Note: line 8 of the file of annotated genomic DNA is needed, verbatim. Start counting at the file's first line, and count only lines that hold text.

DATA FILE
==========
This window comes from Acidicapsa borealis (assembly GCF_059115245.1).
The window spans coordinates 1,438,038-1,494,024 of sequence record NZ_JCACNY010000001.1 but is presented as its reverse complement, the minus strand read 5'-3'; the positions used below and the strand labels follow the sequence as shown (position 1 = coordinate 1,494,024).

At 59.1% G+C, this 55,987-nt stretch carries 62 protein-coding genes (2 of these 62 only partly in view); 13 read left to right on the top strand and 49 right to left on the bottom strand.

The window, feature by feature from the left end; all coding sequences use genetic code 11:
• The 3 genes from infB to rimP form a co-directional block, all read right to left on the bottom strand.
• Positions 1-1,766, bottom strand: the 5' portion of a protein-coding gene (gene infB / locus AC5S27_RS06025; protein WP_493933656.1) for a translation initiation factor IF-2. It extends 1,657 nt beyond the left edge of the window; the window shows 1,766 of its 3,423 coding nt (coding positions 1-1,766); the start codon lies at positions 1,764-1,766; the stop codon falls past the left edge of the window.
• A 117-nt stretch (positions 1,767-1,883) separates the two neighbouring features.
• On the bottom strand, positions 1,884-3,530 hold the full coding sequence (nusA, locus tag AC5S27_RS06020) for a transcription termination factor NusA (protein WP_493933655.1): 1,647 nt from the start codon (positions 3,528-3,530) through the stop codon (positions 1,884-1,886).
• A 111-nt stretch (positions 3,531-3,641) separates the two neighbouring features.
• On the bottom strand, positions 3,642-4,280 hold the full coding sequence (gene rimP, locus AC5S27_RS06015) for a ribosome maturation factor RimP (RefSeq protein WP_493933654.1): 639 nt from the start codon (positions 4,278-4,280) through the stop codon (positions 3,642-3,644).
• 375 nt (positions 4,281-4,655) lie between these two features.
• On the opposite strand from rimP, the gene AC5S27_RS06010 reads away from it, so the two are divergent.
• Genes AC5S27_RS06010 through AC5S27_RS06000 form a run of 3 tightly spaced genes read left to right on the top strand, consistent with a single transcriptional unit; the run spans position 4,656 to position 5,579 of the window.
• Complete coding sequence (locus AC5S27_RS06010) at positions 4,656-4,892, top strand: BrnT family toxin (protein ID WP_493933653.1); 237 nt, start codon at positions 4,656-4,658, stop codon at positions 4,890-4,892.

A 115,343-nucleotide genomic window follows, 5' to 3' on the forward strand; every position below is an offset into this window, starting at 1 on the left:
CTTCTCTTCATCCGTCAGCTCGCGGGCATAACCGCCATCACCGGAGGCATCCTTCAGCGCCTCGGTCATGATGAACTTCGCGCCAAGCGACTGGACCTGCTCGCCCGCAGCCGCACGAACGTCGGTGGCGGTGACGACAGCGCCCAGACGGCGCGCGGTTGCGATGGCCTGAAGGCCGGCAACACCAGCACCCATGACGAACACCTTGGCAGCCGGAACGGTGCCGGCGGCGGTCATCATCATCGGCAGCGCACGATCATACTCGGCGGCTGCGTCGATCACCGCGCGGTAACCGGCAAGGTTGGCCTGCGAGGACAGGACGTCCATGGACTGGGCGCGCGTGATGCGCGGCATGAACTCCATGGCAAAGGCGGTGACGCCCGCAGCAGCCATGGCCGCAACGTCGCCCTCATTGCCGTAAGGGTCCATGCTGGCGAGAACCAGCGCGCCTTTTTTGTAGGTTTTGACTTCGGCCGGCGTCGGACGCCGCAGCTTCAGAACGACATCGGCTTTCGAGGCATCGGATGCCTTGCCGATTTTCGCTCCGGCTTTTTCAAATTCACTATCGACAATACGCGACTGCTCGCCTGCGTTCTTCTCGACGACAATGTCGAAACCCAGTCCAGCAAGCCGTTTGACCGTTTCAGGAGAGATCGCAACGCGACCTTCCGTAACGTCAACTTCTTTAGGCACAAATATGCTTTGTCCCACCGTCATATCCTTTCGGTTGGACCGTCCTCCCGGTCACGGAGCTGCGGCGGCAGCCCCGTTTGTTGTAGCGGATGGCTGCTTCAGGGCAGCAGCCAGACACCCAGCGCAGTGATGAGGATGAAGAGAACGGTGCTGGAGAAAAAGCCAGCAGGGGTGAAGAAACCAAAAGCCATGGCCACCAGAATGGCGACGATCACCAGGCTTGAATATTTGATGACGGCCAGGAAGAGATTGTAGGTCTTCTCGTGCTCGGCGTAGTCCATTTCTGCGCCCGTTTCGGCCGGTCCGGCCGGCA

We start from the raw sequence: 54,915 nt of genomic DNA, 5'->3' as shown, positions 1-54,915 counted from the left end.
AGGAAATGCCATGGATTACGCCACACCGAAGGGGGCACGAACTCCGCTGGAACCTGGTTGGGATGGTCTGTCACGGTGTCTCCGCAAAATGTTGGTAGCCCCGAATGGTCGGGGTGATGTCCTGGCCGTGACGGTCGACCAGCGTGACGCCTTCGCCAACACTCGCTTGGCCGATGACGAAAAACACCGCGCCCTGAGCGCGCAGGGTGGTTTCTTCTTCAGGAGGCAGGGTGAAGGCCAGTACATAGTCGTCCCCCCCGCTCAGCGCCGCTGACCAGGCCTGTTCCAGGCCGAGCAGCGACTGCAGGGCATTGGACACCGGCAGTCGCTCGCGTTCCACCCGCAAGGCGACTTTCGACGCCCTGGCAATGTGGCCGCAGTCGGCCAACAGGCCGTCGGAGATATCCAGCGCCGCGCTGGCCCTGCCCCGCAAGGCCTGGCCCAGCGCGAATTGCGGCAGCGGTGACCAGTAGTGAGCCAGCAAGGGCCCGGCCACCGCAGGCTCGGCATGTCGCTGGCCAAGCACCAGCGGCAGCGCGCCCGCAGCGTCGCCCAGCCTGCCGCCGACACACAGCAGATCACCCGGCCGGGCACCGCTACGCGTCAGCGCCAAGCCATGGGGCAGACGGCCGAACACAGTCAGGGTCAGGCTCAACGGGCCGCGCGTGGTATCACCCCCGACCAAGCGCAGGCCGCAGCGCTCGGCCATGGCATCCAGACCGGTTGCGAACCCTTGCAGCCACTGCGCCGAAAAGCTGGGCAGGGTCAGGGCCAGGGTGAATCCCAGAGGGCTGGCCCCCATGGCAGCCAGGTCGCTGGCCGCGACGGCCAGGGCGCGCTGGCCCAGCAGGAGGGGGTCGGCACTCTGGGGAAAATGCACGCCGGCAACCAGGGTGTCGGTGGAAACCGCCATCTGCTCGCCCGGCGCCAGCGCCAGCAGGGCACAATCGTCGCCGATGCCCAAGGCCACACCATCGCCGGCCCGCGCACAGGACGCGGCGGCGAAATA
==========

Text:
• On the bottom strand, positions 1,884-3,530 hold the full coding sequence (nusA, locus tag AC5S27_RS06020) for a transcription termination factor NusA (protein WP_493933655.1): 1,647 nt from the start codon (positions 3,528-3,530) through the stop codon (positions 1,884-1,886).